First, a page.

Number one New Year's resolution To the Editor
Guyana Chronicle
January 3, 2002

SUCCESSIVE governments and political leaders have, for so long now, recognised that the supply of cheap and reliable electricity generated by hydropower plants is crucial to the accelerated economic growth and development of Guyana.

Yet, in recent times, very little has been said or done about it.

Hydropower plants simply capture the energy of falling water to generate electricity. The plant itself comprises mainly of generators and water turbines resembling giant windmills.

The force of the falling water pushing against the turbine's blades causes the turbine to spin which in turn causes the generator to spin, thereby converting the different energies into electricity, which is then carried by transmission or power lines into residential homes, businesses and factories.

There is no gas, no diesel, no oil or other fuel - just water, which is so plentiful in this country.

Of course, there are technical considerations such as harnessing a waterfall, access roads, and building the infrastructure to store enough water so as to ensure that the turbines are powered non stop throughout the year, irrespective or rainfall or drought. But these details we leave to the paid experts.

What hydropower means to the people is cheap electricity 24 hours a day, seven days a week, at 1/6th the cost. It means more money to spend on consumer items.

It means street and road lights all night to reduce the risk to life and liberty. It means night transportation and late opening of shops and other businesses to facilitate workers.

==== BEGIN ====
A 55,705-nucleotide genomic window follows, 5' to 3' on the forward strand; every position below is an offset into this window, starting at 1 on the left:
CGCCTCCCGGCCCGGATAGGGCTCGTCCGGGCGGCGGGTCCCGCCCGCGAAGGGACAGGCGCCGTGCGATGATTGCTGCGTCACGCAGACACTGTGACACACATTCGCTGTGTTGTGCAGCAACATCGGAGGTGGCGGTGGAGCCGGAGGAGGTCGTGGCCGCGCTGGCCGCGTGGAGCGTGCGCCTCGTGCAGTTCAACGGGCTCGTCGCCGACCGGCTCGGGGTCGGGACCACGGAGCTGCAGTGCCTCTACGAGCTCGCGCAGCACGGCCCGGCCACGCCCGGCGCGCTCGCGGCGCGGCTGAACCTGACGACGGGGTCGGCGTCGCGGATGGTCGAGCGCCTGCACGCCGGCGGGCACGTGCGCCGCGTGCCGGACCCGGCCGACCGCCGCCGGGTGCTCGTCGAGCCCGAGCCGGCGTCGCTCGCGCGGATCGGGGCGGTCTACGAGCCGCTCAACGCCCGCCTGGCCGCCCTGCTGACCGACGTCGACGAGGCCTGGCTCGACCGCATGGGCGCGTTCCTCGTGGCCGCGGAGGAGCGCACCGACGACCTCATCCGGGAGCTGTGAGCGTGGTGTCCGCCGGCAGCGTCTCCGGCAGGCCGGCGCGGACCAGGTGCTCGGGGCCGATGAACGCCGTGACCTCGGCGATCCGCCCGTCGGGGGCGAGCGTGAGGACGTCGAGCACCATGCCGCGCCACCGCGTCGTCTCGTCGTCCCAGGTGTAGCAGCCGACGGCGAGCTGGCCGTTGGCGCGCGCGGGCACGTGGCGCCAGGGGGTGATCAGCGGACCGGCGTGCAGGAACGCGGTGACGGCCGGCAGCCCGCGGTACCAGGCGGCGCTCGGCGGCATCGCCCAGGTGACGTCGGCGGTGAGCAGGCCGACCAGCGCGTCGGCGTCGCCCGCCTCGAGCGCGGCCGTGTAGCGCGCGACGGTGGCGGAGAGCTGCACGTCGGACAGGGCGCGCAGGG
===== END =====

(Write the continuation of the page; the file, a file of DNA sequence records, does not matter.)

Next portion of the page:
It means power tools for artisans and industry. It means people can either work more hours or go home and do something productive. It means less water shortages because of blackouts.

It encourages people to move away from the traditional scarce coastal jobs and settle along the access roads and develop the abundant virgin lands. The reservoir of water can be tied to irrigation and water supply, but more importantly, it will create an inland fishing industry as happened in other countries such as Indonesia and China.

The access roads will later be continued into the heartland allowing us to exploit our natural resources.

And it will certainly be a big boost to eco-tourism. The list goes on and on.

Hydropower, in essence, seems to be the answer to our social and economic dilemma.

It is therefore, absolutely imperative that the government not only take direct control of this project, but also put all its energies into its immediate implementation. It is too important to leave to private investors.

Financing may seem to be a problem but this administration has already demonstrated its ability to obtain soft term loans and grants by working the international donor community.

To pay back, we have the money saved from the oil bill, the money to be generated from the sale of electricity, and money through government subsidy, made possible by increased revenue collection as a result of increased economic activities.

Guyana may be short on a lot of things, but certainly not smart academics and resourceful politicians.

It is imperative that we harness our respective expertise and energies and make hydropower our number one New Year's resolution.

Our peace, prosperity and happiness depend on it.
Happy New Year.